Traveling from Florence to Cinque Terre: the ultimate slow travel guide
Are you looking for the fastest way to get to Cinque Terre from Florence? Then, this is not the right article for you, because going from Florence to Cinque Terre is a beautiful travel in itself.
I know many of you don’t have enough time, but you can always come back another time and really enjoy a slow travel along this fascinating and varied part of Italy.
So let’s start our itinerary.
LUCCA AND PISA
If you haven’t visited them jet, you shouldn’t miss a short detour till Pisa and Lucca.
For sure you sow a picture of the Pisa leaning tower and it’s really worth to come and see it in person because the famous tower is located in a gorgeous place: Piazza dei Miracoli. It is a carpet of green grass, surrounded by ancient walls and noble palaces on which stand three amazing white marble buildings: the tower, the dome and the baptistery. Furthermore, Pisa is a lively small town with many secret corners to be discovered such as the Piazza dei Cavalieri or the small Spina Churc. Take at least four hours and enjoy it.
Lucca is a secret gem. A medieval town, still completely surrounded by massive walls. You can hire a bike and ride around the perfectly preserved historical center! If you enter from one of the wall’s doors, you’ll be astonished by the untouched and authentic beauty of this lively town, rich in amazing churches and elegant shops. Not to speak about food! I’ve discovered a fantastic Osteria, just outside the main roads of the center, Il Mecenate. Don’t miss its rustic and refined atmosphere and the great local food and wine!
BETWEEN LIGURIA AND TUSCANY
Following on our way we’ll arrive to the border between Tuscany and Liguria Region. It’s a gorgeous ansd underestimated area: green hills and the gulf of La Spezia on one side and the sharp, jagged peaks of the Alpi Apuane on the other (ah, those withe spots on the Alps are not snow! It’s the withe marble of the Carrara Marble Caves, just few kilometers away, worth a visit if you have time).
Right at the border there is the archeological site of the important roman town of Luni, from which this area takes the name of Lunigiana. The hills are topped by cozy medieval villages such as Nicola or Fosdinovo with it’s beautiful Castle. From there you’ll enjoy an incredible view toward La Spezia Gulf and Liguria and here you must taste the Panigacci, a sort of flat bread to eat with ham or salami.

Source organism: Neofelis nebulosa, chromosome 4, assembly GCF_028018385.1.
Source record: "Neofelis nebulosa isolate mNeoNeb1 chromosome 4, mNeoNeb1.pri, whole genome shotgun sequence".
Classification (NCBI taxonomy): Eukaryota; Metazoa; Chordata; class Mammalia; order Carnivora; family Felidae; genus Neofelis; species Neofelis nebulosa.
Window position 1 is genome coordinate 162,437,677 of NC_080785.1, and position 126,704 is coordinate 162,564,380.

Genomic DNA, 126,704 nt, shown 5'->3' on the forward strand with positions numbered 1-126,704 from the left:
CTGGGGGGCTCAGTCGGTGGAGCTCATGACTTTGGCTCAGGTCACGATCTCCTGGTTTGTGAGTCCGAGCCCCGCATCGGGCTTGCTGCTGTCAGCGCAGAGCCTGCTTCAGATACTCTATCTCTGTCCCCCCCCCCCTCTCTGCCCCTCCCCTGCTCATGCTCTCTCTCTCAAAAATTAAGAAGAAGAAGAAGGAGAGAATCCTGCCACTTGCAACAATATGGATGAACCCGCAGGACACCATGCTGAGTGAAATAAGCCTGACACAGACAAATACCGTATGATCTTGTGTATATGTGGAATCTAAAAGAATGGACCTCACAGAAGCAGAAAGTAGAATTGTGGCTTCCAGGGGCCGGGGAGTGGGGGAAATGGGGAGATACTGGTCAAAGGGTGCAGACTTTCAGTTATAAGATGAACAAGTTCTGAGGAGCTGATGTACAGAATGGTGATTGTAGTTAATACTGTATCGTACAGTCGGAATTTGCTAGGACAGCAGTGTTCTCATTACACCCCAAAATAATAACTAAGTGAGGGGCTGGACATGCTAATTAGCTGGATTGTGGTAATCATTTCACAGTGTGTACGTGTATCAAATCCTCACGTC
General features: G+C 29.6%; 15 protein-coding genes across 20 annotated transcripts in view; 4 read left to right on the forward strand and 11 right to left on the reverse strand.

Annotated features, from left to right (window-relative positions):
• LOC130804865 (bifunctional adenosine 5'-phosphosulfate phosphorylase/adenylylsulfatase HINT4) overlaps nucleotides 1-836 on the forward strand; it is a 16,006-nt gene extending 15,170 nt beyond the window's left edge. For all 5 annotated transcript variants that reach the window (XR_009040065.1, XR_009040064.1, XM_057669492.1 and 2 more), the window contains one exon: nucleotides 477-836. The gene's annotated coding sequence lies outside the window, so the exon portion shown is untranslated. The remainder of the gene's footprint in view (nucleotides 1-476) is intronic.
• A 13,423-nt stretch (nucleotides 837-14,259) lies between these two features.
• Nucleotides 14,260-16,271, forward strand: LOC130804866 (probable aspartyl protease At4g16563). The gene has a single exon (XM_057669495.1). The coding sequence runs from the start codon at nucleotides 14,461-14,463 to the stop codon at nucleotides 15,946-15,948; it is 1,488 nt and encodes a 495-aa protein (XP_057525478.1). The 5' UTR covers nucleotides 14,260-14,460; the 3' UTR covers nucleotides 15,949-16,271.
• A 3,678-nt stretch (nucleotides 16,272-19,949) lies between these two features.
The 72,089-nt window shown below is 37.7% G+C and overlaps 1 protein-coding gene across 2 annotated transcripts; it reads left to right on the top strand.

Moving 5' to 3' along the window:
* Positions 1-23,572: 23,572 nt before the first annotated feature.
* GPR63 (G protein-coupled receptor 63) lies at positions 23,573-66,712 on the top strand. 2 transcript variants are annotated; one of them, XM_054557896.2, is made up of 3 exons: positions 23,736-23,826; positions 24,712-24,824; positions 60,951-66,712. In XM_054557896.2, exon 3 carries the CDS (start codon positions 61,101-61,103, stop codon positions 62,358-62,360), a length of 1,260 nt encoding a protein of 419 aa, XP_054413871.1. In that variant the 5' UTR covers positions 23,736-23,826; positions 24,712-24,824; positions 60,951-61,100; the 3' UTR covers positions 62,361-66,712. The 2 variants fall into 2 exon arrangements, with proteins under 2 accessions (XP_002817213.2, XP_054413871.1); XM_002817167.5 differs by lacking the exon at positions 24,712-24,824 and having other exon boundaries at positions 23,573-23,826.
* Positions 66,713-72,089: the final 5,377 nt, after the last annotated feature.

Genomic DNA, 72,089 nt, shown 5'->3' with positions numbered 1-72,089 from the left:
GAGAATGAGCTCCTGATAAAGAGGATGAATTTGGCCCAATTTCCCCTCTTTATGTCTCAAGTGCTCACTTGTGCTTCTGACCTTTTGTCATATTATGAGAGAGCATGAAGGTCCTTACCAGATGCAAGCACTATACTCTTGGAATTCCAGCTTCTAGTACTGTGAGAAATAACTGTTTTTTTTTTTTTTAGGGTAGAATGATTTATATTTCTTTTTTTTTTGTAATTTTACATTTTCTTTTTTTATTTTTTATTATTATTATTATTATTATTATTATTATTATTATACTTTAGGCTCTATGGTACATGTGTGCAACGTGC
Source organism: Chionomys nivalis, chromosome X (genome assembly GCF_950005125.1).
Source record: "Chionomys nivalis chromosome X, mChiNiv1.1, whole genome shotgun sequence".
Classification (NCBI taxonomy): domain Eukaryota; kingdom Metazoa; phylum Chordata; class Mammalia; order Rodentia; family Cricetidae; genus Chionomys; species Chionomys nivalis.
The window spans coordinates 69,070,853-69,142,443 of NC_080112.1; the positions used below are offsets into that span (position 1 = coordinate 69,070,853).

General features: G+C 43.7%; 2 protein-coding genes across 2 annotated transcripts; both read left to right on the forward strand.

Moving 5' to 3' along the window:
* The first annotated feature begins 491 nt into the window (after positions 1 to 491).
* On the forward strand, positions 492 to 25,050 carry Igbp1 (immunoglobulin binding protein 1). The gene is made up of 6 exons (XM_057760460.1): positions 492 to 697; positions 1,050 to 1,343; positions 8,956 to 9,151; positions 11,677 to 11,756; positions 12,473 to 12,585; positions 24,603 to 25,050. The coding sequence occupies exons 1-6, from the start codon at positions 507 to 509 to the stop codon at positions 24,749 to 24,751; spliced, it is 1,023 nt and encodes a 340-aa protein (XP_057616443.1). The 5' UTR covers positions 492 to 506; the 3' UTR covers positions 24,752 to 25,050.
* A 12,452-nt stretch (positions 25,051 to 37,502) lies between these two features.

LA SPEZIA GULF
The Magra river and the promontory of Monte Marcello mark the border between Tuscany and Liguria. Here you can find beautiful paths and beaches along the coast such as the Punta Bianca beach that in summer you you can reach with a taxi boat from Lerici and Bocca di Magra.
And then, it opens the deep and protected gulf of La Spezia, also called the Gulf of Poets. On the east side you must absolutely visit Lerici, with its awesome castle (it was built by the Pisans and you’ll notice the difference with the castle of Portovenere, on the other side of the gulf, that is of Genoese origin) and the tiny Tellaro.
From Lerici you can take a public boat to the other side of the Gulf to visit Portovenere and its beautiful Islands Palmaria and Tino (read more here about these places and great things to do here) and from there you can continue to Cinque Terre.
Another possibility is to go to La Spezia. We suggest to leave your car here and to take a train to Cinque Terre (it takes 10 minutes to reach Riomaggiore and less than 5 minutes from one village to the other in Cinque Terre). You can leave the car in the parking just under the train station but in peak season it can be very busy so that we suggest you to book a place on http://www.mobpark.it/ar/ (you have to login, reserve, pay and then you will receive a code to use to enter the parking).
While you are in La Spezia, an historical military town, don’t miss to taste some local food in one of the famous Osterie. May be because of the many sailors in town, La Spezia is plenty of restaurants where you can taste authentic local food, especially sea food like mussels (try the stuffed ones) or Testaroli with pesto sauce, a kind of hand-made pasta that looks like a crepe cut in squared pieces. It really worth a stop.
Here we are at the end and you will arrive in Cinque Terre, but this is another history and another trip (read this post to make the most of your Cinque Terre holiday).